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by S. E. Hinton
Tor, September 2004
256 pages
ISBN: 0765305631

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Jamie Sommers had a hard life living with the nuns after his mother died. He grew up to be a violent young man who loved to drink and fight. Eventually he took to the sea where he met Kellen Quinn who became a father figure to him and his partner in crime. Kellen and Jamie had many adventures but nothing compared to what Jamie encounters at Hawkes Harbor, Delaware.

Living in a boarding house, Jamie hears about an island where the wealthy Hawkes family used to live, and where there is supposed to be buried treasure. One night he goes to the island and finds a cave with a coffin bound with chains. Jamie unlocks the chains and opens the coffin and frees Grenville Hawkes, a vampire, who has been in the coffin for centuries and is filled with anger. He immediately attacks Jamie, but doesn't go so far as to kill him -- he bites him just enough to make Jamie his slave to do his bidding.

HAWKES HARBOR is the first novel written for adults by S E Hinton, a young adult novelist. It is also her first book in 15 years.

The novel takes place between 1950 and 1968 but it's almost impossible to remember that at times. There's lots of talk about pirates, fighting for treasure, drinking, and general brawling that makes it too easy for the reader to forget that the story is supposed to be set in modern times. The book resembles other adventure novels like TREASURE ISLAND, and I had to remind myself that it was supposed to be set in the middle of the 20th century when the book constantly made me think that it was placed in the 1880s.

Throughout the course of the novel the reader is taken back and forth in time, as we learn about Jamie, Kellen, and Grenville's histories. It happens so often that it gets confusing.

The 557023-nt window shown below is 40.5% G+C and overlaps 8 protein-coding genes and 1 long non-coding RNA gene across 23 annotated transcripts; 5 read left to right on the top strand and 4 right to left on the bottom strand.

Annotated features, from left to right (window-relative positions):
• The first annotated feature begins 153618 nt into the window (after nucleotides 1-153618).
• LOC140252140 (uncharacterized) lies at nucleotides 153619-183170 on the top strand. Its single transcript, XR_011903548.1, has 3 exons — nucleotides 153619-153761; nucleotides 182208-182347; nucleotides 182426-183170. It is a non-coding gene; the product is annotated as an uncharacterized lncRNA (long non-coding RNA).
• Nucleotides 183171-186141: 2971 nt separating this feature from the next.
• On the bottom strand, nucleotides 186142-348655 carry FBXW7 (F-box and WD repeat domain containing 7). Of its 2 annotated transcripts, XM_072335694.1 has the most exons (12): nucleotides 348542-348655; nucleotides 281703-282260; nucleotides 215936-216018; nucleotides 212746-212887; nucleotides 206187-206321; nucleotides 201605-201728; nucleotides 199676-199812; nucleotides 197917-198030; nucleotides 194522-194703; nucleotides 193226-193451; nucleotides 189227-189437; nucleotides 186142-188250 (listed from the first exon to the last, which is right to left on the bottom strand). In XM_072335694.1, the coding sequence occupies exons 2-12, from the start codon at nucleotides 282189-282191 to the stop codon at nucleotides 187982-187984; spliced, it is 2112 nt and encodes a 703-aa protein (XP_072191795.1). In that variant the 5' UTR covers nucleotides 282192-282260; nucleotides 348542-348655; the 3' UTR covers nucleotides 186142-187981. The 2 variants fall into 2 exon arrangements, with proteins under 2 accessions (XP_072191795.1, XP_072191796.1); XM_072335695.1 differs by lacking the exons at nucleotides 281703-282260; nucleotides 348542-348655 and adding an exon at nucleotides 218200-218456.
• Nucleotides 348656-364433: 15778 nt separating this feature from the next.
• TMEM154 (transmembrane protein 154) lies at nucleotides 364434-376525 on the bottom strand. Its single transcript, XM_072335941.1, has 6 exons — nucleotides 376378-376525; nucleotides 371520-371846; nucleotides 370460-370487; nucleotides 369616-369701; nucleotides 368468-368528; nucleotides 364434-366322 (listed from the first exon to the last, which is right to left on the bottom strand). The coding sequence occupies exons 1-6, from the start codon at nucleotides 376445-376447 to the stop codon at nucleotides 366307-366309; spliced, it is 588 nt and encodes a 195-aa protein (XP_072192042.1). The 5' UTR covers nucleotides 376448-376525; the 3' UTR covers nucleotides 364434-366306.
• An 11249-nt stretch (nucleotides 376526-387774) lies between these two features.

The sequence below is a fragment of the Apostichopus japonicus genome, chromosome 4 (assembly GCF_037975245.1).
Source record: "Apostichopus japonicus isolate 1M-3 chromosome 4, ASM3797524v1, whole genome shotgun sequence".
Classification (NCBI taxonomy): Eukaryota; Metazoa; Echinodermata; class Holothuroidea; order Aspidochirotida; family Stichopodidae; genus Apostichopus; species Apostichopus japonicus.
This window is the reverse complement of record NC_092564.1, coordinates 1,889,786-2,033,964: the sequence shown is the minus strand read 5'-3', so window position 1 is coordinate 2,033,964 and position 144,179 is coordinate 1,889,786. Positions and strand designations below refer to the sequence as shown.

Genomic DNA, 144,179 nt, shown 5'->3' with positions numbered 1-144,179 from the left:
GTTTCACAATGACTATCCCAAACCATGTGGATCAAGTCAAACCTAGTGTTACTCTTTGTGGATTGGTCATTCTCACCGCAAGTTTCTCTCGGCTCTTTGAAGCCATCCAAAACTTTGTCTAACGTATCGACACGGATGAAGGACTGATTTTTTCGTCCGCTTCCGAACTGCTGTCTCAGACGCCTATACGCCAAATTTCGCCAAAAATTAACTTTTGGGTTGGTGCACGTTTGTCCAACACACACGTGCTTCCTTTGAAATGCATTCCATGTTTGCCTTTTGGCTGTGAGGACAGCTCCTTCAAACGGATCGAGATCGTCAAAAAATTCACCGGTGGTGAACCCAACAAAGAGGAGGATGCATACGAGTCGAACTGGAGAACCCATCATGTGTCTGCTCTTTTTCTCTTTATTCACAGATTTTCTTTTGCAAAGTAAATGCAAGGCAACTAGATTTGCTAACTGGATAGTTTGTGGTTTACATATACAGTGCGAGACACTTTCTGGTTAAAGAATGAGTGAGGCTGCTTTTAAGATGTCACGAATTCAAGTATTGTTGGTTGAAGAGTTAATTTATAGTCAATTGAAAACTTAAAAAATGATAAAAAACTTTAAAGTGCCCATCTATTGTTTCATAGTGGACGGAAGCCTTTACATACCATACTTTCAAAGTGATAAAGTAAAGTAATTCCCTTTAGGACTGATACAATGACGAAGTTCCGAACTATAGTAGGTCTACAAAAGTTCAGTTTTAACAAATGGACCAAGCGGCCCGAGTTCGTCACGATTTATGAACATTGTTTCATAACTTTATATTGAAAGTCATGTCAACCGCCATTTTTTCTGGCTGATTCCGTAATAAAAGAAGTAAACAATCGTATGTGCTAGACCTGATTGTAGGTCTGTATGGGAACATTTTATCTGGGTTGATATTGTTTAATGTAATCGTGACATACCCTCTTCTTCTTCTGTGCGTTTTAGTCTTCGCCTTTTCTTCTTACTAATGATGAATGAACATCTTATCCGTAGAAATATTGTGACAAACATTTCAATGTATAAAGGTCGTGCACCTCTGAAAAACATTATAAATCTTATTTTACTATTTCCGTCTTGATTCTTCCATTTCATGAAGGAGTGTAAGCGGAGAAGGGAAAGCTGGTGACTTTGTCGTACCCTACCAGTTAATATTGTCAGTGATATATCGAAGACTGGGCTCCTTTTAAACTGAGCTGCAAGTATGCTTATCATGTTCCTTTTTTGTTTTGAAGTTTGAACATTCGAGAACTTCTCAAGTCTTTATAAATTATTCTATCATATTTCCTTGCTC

The beginning section of HAWKES HARBOR is very much a young adult's book while the rest of the novel only escapes the label by the writer's use of mature material. But adding a few sex scenes and some curse words doesn't make a story into adult fare. These scenes and the language used in them don't fit with the type of narrative used through the rest of the novel.

I started to enjoy HAWKES HARBOR a little more after the vampire's entrance into the story. Reading about Grenville's life and his relationship with Jamie held my interest - that is, until things happened that were never explained, such as how Grenville suddenly was no longer a vampire.

Although HAWKES HARBOR is not a terrible book, it's good for a weekend's read, but I have to suggest that Ms Hinton might stick to young adult novels. With a few good edits, this book can easily be transformed into something young readers would enjoy. As it stands it's not quite in the league of mainstream novels written for adults.

Reviewed by Sharon Katz, November 2004

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Contact: Yvonne Klein (ymk@reviewingtheevidence.com)

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